Teichman, as Ninth Circuit precedent, is nevertheless binding on this Court, as to the dischargeability of post-petition debts. In re Conroy, 110 B.R. 492, 498-99, Fn. 4 (Bankr.Mont. 1990). Teichman, 774 F.2d at 1398, on such issue, holds:
The husband is under no obligation to pay his former wife until the Air Force pays him; therefore, a debt does not arise under the Code until each payment is due. See 11 U.S.C. § 101(4), (11). Since the post-petition and prospective payments are not debts under the Code, they are not subject to discharge in this bankruptcy. 11 U.S.C. § 727(b).
By like token, the post-petition Marine pension payments due the Debtor are still subject to the state court divorce decree providing the Debtor shall pay to Viann 13.6% of each monthly payment. Such sum is not dischargeable. Bush v. Taylor, supra, is to the contrary, but I do not accept such decision as Teichman binds this Court.
As to the pre-petition debt of $3,739.41 being non-dischargeable under Section 523(a)(4), Viann contends such section does not discharge such debt because it is based on a "defalcation [by the debtor] while acting in a fiduciary capacity." Teichman holds:
"Fiduciary capacity" as used in 523(a)(4) has consistently been construed as describing something created under an express trust, as opposed to a trust created ex maleficio, constructively imposed because of the act of wrongdoing from which the debt arises. In re Pedrazzini, 644 F.2d 756, 758 Ftn. 2 (9th Cir. 1981); In re Thornton, 544 F.2d  at 1007 [(9th Cir. 1976)]; 3 Collier on Bankruptcy ¶ 523.14(c), at 523-99 (15th Ed. 1982). Id. at 1398.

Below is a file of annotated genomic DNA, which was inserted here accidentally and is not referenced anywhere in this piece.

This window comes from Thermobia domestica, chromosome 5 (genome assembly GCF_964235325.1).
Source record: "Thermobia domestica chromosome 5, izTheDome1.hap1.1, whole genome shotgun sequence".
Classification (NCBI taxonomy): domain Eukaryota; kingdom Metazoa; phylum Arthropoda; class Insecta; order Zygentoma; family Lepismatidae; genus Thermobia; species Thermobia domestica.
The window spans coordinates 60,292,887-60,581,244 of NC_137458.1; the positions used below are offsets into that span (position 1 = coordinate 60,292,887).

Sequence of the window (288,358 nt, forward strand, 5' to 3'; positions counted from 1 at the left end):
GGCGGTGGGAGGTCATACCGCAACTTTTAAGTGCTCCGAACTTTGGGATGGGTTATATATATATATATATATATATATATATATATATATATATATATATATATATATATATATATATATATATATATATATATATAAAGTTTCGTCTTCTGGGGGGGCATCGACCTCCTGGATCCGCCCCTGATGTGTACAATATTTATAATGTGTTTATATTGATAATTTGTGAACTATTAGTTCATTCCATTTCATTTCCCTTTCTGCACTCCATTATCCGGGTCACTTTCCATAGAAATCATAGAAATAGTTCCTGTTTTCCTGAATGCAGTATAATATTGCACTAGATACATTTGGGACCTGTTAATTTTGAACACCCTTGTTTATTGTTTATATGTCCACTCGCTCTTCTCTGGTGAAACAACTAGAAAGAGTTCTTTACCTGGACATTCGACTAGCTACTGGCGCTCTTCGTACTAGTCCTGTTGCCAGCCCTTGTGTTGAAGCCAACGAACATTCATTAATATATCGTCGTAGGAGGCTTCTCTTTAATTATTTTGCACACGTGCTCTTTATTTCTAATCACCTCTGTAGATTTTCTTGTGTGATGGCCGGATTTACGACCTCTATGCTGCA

This Court has followed such definition in Yellowstone Valley Properties, et al. v. Eames (In re Eames), 108 B.R. 742, 745-746 (Bankr.Mont. 1990). Teichman further teaches that whether a trust will be imposed in a bankruptcy proceeding is governed by state law. Id. at 1399. Matter of Esgro, Inc., 645 F.2d 794, 797 (9th Cir. 1981). Debtor's brief does not cite or discuss any case authority on trusts or fiduciary. Viann cites Mont. Code Ann. § 72-33-219, defining a constructive trust as follows:
A constructive trust arises when a person holding title to property is subject to an equitable duty to convey it to another on the ground that the person holding title would be unjustly enriched if he were permitted to retain it.